While providing a new strategy to recover zoonotic CoVs, the manuscript highlights proteolytic cleavage of the spike as a major barrier to group 2C zoonotic CoV infection. For both MERS-Uganda and HKU5-CoV, the addition of exogenous trypsin rescues infection, indicating that spike cleavage, not receptor binding, limits these strains in new hosts and tissues. The adaptation of the protease cleavage sites or infection of tissues with robust host protease expression could permit these two zoonotic CoV strains to emerge and may pose a threat to public health due to the absence of effective spike-based therapeutics. In considering cross-species transmission, our results using reconstructed bat group 2C CoVs confirm spike processing as a correlate associated with emergence. Adding spike processing to receptor binding as primary barriers offers a new framework to evaluate the threat of emergence for zoonotic CoV strains.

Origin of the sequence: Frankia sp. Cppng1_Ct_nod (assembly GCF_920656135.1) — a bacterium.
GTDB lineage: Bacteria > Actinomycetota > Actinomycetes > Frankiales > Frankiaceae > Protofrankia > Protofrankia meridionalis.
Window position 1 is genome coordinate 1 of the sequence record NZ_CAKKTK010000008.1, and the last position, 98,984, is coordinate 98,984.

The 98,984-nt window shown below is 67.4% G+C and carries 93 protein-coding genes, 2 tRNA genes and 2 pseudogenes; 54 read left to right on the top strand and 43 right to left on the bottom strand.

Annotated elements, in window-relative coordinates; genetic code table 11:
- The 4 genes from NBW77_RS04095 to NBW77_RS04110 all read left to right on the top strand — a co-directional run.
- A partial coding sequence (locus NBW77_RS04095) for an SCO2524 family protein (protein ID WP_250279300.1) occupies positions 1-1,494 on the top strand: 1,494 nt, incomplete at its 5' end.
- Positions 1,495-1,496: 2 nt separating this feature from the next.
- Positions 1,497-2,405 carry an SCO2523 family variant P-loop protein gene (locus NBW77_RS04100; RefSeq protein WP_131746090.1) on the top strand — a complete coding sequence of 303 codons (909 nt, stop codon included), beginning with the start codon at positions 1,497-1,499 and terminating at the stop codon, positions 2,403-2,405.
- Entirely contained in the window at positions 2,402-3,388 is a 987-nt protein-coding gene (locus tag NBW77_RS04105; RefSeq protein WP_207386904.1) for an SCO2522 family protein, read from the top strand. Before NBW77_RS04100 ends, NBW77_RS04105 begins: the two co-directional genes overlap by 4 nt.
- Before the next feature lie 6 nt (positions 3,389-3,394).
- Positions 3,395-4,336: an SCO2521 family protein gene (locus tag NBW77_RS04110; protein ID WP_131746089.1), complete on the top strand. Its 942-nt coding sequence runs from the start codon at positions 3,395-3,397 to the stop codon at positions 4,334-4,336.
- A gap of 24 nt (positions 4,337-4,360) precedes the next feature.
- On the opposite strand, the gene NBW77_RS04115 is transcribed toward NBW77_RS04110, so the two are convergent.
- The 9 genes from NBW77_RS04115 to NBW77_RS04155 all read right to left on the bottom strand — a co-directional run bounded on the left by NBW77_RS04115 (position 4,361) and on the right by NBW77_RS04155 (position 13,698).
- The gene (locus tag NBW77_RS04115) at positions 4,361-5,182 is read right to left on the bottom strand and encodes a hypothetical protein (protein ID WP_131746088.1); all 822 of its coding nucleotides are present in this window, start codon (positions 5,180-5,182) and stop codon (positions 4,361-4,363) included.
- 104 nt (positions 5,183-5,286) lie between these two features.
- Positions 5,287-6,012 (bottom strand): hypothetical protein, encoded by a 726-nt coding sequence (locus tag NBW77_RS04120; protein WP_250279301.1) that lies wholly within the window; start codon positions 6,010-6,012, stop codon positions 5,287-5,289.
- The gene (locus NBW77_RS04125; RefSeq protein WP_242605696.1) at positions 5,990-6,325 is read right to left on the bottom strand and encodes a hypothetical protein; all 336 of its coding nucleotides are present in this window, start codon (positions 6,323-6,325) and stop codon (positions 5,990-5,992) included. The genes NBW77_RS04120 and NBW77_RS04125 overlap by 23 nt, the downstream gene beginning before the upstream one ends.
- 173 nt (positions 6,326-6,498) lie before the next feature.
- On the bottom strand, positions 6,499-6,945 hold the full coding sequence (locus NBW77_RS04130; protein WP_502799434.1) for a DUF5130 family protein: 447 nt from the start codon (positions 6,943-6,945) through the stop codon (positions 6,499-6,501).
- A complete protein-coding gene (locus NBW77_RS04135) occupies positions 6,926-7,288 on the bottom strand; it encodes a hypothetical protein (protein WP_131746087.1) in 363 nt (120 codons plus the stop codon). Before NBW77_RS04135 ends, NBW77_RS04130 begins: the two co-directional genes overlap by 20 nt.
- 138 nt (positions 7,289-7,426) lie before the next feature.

Cells, viruses, in vitro infection, and plaque assays.

Vero cells were grown in Dulbecco’s modified Eagle medium (DMEM; Gibco, CA) supplemented with 5% FetalClone II (HyClone, UT) and antibiotic/antimycotic (anti/anti) (Gibco). Huh7 cells were grown in DMEM supplemented with 10% FetalClone II and anti/anti. Caco-2 cells were grown in MEM (Gibco) supplemented with 20% fetal bovine serum (HyClone) and anti/anti. Human airway epithelial cell (HAE) cultures were obtained from the University of North Carolina (UNC) Cystic Fibrosis (CF) Center Tissue Procurement and Cell Culture Core from human lungs procured under University of North Carolina at Chapel Hill Institutional Review Board-approved protocols. Wild-type MERS-CoV, chimeric MERS-Uganda, and HKU5-CoV were cultured on Vero cells in Opti-MEM (Gibco) supplemented with anti/anti. For indicated experiments, trypsin (Gibco) was added at 0.5 μg/ml unless otherwise indicated.
Generation of wild-type MERS-CoV, MERS-Uganda, and HKU5-CoV viruses utilized reverse genetics and have been previously described (6, 16, 19). For MERS-Uganda chimera expressing RFP, we utilized the MERS-CoV backbone, replacing ORF5 with RFP as previously described (19). Synthetic constructions of chimeric mutant and full-length MERS-Uganda and HKU5-CoV were approved by the University of North Carolina Institutional Biosafety Committee.